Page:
Let’s be honest, how many of us have the time to organise time (preferably with friends) to spend outside and just play in the woods? We go out every day to walk our dogs, but do we ever allow enough time just to explore and enjoy the surroundings without having to rush off somewhere else? So I knew that this Forest School course was an amazing opportunity for Charlie and his fellow Pips (the affectionate name for the pre-schoolers – it stands for Play in Perfect Surroundings) from Mulberry Corner to enjoy and have the time that they deserved to enjoy their local surroundings.
Following the same structure
Both sessions followed the same formula and schedule – it’s good for children of that age to know the expectations and schedule of things. They started off with a walk through the woods until they got to the ‘base camp’ (a cleared area within the woods). Sarah was very good at pointing out and explaining different things along the way – like the catkins growing on the trees, the acorns on the floor and other such features of nature. The children knew that they had to walk holding hands with their walking partner, until they reached very narrow parts, and that was when they had to walk sideways and in single file like crabs!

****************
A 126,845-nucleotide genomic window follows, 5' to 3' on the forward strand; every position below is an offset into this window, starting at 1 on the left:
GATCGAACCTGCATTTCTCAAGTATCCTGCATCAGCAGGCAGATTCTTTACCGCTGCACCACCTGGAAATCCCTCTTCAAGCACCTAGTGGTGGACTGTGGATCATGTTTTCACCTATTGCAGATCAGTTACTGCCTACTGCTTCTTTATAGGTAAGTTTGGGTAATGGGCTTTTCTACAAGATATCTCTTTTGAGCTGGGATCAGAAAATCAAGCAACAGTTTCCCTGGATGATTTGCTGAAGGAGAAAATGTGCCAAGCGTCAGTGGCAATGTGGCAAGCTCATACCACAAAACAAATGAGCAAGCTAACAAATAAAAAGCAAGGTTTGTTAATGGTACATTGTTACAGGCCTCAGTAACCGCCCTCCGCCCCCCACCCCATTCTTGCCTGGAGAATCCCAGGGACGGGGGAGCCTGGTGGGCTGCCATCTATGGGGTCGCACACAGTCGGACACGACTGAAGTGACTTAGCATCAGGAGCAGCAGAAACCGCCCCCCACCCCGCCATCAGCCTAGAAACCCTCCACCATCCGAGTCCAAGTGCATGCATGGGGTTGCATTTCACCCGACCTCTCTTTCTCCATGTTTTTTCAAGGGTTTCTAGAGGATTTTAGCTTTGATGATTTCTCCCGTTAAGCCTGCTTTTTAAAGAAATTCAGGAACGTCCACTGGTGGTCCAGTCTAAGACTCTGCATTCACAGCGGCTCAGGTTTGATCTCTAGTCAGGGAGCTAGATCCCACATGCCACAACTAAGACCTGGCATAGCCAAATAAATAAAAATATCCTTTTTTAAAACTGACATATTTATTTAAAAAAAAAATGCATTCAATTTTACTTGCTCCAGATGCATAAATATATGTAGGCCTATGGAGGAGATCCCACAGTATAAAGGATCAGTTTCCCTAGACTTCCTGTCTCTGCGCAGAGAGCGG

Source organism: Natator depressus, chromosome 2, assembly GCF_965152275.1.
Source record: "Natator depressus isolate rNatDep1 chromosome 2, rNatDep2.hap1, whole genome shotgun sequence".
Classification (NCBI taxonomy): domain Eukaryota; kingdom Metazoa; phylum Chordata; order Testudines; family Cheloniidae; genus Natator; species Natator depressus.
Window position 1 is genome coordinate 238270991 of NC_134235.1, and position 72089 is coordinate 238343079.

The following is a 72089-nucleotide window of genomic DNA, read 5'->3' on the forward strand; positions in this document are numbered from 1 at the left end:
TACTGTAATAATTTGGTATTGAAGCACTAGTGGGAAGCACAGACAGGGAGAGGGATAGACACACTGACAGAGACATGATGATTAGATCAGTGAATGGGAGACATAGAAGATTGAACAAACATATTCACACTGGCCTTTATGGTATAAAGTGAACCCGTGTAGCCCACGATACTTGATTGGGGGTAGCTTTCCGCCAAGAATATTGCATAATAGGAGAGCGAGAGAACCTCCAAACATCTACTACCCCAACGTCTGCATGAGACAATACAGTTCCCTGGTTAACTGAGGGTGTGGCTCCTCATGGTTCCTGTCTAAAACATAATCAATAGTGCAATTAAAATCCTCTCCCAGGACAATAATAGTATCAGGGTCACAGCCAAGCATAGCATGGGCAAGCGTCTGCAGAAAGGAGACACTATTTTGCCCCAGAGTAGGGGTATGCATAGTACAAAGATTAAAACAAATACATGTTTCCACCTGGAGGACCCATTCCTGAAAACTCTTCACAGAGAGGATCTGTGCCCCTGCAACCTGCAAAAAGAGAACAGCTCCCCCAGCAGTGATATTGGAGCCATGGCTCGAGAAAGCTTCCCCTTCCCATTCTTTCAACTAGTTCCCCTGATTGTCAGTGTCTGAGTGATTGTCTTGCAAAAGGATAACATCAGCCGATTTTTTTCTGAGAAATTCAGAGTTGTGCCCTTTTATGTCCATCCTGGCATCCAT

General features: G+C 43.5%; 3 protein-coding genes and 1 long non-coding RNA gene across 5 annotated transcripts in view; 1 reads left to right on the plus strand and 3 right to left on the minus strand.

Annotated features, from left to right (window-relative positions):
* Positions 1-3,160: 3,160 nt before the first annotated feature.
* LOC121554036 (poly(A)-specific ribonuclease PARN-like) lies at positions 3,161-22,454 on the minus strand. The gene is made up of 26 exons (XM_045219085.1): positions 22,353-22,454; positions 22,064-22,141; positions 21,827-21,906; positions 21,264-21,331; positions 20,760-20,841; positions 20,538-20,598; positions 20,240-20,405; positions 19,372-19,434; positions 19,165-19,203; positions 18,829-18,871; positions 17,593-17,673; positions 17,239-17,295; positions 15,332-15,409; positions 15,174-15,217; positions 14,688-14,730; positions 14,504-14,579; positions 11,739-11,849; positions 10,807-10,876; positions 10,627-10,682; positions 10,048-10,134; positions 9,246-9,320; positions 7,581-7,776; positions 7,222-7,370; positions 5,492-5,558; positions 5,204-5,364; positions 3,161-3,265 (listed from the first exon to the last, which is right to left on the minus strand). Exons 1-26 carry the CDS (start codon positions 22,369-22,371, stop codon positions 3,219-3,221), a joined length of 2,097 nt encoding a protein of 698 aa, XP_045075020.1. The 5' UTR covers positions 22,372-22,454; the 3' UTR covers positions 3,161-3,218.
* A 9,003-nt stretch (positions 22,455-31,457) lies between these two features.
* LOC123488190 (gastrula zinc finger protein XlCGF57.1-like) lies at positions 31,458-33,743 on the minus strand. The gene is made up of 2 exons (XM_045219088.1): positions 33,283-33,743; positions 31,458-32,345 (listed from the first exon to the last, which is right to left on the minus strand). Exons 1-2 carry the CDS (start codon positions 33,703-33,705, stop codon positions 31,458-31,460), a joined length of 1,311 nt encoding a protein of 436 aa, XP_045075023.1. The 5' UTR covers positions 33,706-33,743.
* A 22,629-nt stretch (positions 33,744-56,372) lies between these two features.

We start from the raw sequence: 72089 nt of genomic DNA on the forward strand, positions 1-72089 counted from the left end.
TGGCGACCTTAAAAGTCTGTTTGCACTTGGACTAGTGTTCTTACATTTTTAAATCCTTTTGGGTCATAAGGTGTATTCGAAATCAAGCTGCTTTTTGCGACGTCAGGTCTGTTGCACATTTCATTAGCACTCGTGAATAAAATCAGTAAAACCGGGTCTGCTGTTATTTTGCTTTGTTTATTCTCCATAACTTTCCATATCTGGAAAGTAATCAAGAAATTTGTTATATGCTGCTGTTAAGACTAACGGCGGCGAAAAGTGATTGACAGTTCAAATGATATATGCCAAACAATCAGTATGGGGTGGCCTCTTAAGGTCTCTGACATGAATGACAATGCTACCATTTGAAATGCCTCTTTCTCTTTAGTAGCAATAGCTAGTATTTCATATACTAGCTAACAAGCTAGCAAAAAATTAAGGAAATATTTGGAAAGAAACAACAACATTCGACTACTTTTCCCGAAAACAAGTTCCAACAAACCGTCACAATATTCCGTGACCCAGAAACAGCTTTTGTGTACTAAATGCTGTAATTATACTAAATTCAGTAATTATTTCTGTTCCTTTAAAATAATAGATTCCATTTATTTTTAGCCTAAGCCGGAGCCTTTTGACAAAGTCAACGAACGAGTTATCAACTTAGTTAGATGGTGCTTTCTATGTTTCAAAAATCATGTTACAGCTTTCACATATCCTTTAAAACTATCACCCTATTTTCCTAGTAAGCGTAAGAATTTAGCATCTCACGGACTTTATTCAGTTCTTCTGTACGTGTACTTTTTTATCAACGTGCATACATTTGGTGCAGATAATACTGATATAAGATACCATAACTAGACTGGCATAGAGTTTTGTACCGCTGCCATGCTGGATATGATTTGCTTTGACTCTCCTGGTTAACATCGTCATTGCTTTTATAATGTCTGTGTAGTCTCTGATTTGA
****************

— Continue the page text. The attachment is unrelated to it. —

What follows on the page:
Welcoming everybody to the Forest School session
After settling into a circle around the campfire (not yet lit), the children and accompanying staff were encouraged to join in a welcome song which I found a lovely way to start a session. Each adult and child was welcomed by name and waved at. A lovely way to make everybody feel included and welcomed. There was a reminder on the camp rules – don’t go beyond areas that are marked out, don’t go inside the circle of rocks mapped out around the fire, share and look after the equipment and don’t go past the cone. Sarah then explained the activities that had been laid out for them to try.